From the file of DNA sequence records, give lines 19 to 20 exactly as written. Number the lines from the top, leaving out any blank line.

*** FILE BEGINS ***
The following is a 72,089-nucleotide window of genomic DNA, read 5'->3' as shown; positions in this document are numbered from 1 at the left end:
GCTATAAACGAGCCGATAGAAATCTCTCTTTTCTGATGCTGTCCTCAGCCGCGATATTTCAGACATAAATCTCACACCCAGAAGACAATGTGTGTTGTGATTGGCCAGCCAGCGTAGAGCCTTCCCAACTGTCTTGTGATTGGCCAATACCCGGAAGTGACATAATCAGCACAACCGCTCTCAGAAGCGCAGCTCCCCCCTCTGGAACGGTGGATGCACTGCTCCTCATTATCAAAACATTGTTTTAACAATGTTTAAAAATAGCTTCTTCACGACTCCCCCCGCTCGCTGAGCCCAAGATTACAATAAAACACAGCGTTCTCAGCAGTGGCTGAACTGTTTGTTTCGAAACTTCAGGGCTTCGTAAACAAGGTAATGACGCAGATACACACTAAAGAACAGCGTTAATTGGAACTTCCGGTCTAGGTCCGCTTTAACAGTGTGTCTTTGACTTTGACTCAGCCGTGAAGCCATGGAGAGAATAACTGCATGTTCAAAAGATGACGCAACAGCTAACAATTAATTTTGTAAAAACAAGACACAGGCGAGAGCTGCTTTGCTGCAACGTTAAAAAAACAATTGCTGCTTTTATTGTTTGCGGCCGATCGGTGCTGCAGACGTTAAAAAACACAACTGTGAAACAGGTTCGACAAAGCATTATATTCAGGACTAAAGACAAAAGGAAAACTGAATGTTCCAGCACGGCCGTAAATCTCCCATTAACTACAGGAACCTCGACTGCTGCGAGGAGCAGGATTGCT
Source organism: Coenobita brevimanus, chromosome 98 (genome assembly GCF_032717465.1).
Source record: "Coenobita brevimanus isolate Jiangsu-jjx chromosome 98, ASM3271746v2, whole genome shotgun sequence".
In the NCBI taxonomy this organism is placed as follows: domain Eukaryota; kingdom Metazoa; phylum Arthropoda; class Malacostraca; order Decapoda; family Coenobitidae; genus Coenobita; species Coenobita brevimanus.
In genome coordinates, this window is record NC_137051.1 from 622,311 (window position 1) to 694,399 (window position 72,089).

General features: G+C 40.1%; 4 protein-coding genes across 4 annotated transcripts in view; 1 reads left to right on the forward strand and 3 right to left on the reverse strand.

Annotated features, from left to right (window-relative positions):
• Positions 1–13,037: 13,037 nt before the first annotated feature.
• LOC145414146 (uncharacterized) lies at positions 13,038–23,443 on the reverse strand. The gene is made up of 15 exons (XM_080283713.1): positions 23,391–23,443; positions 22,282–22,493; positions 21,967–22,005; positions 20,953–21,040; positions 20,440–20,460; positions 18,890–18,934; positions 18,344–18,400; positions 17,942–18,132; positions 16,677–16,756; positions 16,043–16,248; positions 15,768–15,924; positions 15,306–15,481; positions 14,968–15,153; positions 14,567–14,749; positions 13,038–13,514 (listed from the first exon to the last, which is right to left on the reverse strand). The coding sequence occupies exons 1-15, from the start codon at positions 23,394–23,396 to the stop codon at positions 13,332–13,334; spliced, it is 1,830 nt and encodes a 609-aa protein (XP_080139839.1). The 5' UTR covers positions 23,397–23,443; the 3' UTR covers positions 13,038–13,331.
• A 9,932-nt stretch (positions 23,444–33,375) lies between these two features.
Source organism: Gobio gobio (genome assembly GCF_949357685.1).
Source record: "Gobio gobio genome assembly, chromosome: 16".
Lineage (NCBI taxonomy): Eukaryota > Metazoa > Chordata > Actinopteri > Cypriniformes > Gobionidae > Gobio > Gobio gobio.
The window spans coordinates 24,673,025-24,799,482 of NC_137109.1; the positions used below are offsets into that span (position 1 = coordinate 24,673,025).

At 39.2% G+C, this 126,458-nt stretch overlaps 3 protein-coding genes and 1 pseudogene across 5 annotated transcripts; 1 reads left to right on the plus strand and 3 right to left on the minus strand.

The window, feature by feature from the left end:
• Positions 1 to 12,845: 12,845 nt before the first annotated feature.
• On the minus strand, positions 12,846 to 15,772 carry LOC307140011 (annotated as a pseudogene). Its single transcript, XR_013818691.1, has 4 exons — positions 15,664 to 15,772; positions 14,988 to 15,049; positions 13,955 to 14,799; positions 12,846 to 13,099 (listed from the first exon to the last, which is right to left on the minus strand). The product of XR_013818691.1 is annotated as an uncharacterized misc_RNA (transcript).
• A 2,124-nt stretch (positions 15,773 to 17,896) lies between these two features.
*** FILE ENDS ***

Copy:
• On the minus strand, positions 12,846 to 15,772 carry LOC307140011 (annotated as a pseudogene). Its single transcript, XR_013818691.1, has 4 exons — positions 15,664 to 15,772; positions 14,988 to 15,049; positions 13,955 to 14,799; positions 12,846 to 13,099 (listed from the first exon to the last, which is right to left on the minus strand). The product of XR_013818691.1 is annotated as an uncharacterized misc_RNA (transcript).
• A 2,124-nt stretch (positions 15,773 to 17,896) lies between these two features.